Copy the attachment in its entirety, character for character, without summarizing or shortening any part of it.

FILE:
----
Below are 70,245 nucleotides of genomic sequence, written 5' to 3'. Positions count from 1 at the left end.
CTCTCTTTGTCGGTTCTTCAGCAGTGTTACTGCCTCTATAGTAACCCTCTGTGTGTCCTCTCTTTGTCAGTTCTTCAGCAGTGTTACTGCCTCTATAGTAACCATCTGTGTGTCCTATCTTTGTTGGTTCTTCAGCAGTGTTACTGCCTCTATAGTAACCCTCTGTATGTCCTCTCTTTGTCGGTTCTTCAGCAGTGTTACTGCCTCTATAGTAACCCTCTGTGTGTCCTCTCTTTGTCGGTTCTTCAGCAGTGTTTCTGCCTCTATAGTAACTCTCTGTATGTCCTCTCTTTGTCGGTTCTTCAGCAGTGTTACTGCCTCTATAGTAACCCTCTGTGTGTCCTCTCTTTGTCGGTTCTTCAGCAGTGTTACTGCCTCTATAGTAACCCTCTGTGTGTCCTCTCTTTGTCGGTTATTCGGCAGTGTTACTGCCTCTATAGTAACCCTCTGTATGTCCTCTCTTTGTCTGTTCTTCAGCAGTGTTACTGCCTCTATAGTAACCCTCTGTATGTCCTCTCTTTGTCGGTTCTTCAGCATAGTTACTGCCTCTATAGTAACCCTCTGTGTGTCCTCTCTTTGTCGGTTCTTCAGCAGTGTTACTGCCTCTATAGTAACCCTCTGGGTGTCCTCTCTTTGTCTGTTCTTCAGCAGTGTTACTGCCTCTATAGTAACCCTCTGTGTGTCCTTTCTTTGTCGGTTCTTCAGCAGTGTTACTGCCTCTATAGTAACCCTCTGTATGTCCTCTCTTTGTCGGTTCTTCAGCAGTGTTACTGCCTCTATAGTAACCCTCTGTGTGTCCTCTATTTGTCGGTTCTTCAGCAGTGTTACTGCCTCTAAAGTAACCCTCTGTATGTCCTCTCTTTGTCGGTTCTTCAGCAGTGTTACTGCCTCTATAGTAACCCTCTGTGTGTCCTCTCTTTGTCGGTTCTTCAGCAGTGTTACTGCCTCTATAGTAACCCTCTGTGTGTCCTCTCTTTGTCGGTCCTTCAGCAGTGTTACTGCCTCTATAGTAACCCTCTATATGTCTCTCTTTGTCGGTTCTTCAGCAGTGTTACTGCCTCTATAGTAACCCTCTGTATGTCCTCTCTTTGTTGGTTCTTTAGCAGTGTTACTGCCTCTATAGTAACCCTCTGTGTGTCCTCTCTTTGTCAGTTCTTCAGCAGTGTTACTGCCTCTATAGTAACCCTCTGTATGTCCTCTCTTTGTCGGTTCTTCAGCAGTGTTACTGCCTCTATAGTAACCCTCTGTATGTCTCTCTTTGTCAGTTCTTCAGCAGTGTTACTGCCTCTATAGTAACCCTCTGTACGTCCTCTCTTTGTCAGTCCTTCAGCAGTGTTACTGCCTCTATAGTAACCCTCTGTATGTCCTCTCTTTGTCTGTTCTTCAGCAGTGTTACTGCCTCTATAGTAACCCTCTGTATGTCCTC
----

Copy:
Below are 70,245 nucleotides of genomic sequence, written 5' to 3'. Positions count from 1 at the left end.
CTCTCTTTGTCGGTTCTTCAGCAGTGTTACTGCCTCTATAGTAACCCTCTGTGTGTCCTCTCTTTGTCAGTTCTTCAGCAGTGTTACTGCCTCTATAGTAACCATCTGTGTGTCCTATCTTTGTTGGTTCTTCAGCAGTGTTACTGCCTCTATAGTAACCCTCTGTATGTCCTCTCTTTGTCGGTTCTTCAGCAGTGTTACTGCCTCTATAGTAACCCTCTGTGTGTCCTCTCTTTGTCGGTTCTTCAGCAGTGTTTCTGCCTCTATAGTAACTCTCTGTATGTCCTCTCTTTGTCGGTTCTTCAGCAGTGTTACTGCCTCTATAGTAACCCTCTGTGTGTCCTCTCTTTGTCGGTTCTTCAGCAGTGTTACTGCCTCTATAGTAACCCTCTGTGTGTCCTCTCTTTGTCGGTTATTCGGCAGTGTTACTGCCTCTATAGTAACCCTCTGTATGTCCTCTCTTTGTCTGTTCTTCAGCAGTGTTACTGCCTCTATAGTAACCCTCTGTATGTCCTCTCTTTGTCGGTTCTTCAGCATAGTTACTGCCTCTATAGTAACCCTCTGTGTGTCCTCTCTTTGTCGGTTCTTCAGCAGTGTTACTGCCTCTATAGTAACCCTCTGGGTGTCCTCTCTTTGTCTGTTCTTCAGCAGTGTTACTGCCTCTATAGTAACCCTCTGTGTGTCCTTTCTTTGTCGGTTCTTCAGCAGTGTTACTGCCTCTATAGTAACCCTCTGTATGTCCTCTCTTTGTCGGTTCTTCAGCAGTGTTACTGCCTCTATAGTAACCCTCTGTGTGTCCTCTATTTGTCGGTTCTTCAGCAGTGTTACTGCCTCTAAAGTAACCCTCTGTATGTCCTCTCTTTGTCGGTTCTTCAGCAGTGTTACTGCCTCTATAGTAACCCTCTGTGTGTCCTCTCTTTGTCGGTTCTTCAGCAGTGTTACTGCCTCTATAGTAACCCTCTGTGTGTCCTCTCTTTGTCGGTCCTTCAGCAGTGTTACTGCCTCTATAGTAACCCTCTATATGTCTCTCTTTGTCGGTTCTTCAGCAGTGTTACTGCCTCTATAGTAACCCTCTGTATGTCCTCTCTTTGTTGGTTCTTTAGCAGTGTTACTGCCTCTATAGTAACCCTCTGTGTGTCCTCTCTTTGTCAGTTCTTCAGCAGTGTTACTGCCTCTATAGTAACCCTCTGTATGTCCTCTCTTTGTCGGTTCTTCAGCAGTGTTACTGCCTCTATAGTAACCCTCTGTATGTCTCTCTTTGTCAGTTCTTCAGCAGTGTTACTGCCTCTATAGTAACCCTCTGTACGTCCTCTCTTTGTCAGTCCTTCAGCAGTGTTACTGCCTCTATAGTAACCCTCTGTATGTCCTCTCTTTGTCTGTTCTTCAGCAGTGTTACTGCCTCTATAGTAACCCTCTGTATGTCCTC